Topical Area: Aging and Chronic Disease
Objectives : Qualitatively, nutrition science and policy experts recognize that variation in muscle food categories (CAT) and descriptions (DESCR) hinder effective translation of research into policy. The purpose of this systematic review was to quantitatively describe CAT and DESCR patterns in nutrition-related chronic disease literature.
Methods : We identified 3,427 articles in PubMed, Cochrane, and CINHAL up to March 2018. Inclusion criteria were: 1) observational (OBS) or randomized controlled trial (RCT) designs, 2) muscle food consumption as an independent variable, 3) primary prevention of cardiovascular disease, obesity, type 2 diabetes, or cancer as a dependent variable, 4) population 19+ years, and 5) females not pregnant/lactating. We considered a CAT as the phrase researchers used to refer to a muscle food group and DESCR as the explanation of a CAT. Table 1 describes our empirical scoring scale. We used generalized linear mixed models to assess effect of publication date, one-way ANOVAs to assess differences between study designs and chronic disease types, and binary logit models to estimate probabilities of DESCR factors.
Results : We identified 1,019 CAT and 833 DESCR from 369 articles. Mean CAT specificity for RCT and OBS was 2 and 3 points, respectively (out of 7; Table 1), with no differences among chronic disease types. Specificity of OBS CAT was higher in more recent publications but RCT CAT became less specific in the 2000s compared to previous years. RCT CAT were 5x more likely to include species, 6x more likely to include leanness, but 5x less likely to include processing degree compared to OBS CAT. Among all CAT, 76% and 82% included a DESCR for OBS and RCT, respectively. Researchers described processed meat, red meat, and total meat categories more commonly than poultry or fish categories. Of processed meat DESCR provided by researchers, 31% included a common term used in publicly available regulatory definitions.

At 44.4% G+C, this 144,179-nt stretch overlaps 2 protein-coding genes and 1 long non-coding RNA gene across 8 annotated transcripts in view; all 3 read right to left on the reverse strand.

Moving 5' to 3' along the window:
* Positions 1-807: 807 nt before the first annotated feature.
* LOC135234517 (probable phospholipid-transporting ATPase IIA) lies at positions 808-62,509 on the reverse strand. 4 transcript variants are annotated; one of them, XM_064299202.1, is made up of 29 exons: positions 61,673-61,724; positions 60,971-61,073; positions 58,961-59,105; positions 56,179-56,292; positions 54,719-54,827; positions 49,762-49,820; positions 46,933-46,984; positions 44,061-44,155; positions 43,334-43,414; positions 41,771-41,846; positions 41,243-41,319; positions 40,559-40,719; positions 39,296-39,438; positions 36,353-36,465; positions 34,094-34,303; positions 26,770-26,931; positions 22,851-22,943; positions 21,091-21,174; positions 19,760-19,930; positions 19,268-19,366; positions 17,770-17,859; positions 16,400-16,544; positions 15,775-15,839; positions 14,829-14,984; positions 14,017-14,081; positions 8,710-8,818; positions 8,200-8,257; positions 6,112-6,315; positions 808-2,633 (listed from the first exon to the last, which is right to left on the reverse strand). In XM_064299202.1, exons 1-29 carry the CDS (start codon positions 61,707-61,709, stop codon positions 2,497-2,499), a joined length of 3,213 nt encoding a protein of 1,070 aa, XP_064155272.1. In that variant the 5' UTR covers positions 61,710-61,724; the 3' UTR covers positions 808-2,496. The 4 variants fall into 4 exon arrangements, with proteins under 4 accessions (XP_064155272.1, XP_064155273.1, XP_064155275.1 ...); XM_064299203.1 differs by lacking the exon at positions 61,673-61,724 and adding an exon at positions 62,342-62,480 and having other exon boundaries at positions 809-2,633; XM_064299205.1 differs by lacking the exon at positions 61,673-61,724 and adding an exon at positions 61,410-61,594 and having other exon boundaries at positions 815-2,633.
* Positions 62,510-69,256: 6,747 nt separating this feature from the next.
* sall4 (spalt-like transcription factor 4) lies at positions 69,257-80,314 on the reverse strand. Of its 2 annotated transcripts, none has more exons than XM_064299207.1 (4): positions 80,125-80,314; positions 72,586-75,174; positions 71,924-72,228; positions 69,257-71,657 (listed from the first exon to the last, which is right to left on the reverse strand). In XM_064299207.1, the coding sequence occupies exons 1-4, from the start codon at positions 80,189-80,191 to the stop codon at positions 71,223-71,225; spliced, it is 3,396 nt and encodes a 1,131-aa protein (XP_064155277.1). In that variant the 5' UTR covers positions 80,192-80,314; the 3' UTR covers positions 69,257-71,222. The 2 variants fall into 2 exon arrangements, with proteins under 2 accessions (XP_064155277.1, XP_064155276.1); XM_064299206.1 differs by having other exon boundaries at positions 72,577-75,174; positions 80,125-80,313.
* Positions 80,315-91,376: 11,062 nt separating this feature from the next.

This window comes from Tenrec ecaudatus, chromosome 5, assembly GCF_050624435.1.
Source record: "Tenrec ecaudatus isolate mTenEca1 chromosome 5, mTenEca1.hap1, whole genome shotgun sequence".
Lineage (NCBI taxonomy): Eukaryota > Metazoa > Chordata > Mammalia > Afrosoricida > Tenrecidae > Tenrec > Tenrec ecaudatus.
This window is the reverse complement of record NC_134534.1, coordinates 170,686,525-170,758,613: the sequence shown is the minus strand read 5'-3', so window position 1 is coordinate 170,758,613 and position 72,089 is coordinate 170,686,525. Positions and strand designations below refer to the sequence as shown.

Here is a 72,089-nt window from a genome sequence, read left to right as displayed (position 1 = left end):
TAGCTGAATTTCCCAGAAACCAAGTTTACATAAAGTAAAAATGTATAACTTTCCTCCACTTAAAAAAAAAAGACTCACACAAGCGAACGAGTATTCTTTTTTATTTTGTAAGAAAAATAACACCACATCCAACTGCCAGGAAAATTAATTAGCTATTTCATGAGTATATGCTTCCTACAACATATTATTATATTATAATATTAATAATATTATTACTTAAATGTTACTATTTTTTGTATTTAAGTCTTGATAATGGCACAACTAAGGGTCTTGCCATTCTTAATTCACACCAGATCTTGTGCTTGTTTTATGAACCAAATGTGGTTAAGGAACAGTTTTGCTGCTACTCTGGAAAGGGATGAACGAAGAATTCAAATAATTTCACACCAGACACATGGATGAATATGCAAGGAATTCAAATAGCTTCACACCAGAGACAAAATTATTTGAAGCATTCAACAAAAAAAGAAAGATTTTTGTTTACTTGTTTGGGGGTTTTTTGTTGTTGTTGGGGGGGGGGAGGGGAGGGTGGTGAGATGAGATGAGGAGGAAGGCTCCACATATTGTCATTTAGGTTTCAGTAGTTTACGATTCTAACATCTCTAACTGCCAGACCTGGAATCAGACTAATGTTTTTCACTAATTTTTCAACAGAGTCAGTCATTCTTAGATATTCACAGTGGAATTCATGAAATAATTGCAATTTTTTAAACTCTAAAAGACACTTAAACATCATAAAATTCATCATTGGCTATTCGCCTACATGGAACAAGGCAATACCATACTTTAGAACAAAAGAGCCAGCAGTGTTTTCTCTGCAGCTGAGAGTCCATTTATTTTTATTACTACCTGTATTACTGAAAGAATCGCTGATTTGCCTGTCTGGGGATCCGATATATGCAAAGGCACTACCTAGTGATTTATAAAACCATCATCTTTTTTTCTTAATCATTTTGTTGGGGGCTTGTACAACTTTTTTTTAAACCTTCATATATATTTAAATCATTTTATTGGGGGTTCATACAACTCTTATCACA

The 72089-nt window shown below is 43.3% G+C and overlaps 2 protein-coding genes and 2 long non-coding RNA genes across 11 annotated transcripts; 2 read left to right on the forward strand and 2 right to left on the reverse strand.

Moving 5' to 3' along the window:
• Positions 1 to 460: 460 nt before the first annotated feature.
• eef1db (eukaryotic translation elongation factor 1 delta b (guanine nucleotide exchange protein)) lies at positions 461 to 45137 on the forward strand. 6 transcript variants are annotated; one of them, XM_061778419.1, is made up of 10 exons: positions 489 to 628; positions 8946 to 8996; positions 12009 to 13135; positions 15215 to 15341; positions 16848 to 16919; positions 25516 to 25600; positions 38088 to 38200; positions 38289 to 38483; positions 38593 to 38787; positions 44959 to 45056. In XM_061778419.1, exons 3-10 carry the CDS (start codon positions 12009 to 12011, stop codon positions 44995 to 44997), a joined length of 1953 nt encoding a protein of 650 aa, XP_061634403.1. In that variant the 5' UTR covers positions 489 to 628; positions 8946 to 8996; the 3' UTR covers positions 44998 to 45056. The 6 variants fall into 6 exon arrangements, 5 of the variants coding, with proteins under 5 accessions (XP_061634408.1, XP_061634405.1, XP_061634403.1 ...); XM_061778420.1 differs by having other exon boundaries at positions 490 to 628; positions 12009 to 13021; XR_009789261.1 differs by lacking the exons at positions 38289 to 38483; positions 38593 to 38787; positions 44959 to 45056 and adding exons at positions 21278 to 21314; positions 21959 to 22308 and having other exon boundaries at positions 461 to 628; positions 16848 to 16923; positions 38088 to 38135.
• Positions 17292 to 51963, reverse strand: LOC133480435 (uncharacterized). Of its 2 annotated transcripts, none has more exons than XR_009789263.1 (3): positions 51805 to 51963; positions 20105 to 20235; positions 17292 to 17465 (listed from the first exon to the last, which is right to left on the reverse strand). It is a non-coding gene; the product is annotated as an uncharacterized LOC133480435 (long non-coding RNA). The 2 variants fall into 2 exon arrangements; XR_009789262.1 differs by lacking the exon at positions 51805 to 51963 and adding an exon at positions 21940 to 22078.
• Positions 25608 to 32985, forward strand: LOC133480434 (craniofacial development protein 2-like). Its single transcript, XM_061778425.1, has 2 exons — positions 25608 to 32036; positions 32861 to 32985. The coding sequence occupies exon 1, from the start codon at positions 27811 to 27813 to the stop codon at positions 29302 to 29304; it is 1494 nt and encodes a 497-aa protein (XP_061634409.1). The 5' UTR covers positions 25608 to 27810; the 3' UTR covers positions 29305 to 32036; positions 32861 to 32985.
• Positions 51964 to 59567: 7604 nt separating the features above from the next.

Conclusions : Muscle food categories and descriptions are substantively different within and between observational and experimental studies and do not match definitions used by regulatory agencies. A practical muscle food classification system is warranted to improve interpretation of evidence regarding muscle food consumption and chronic disease.
Funding Sources : The Beef Checkoff
National Cancer Institute
Doctoral student, Department of Animal Science
Colorado State University
Texas Tech University
Colorado State University
Center on Aging and the Life Course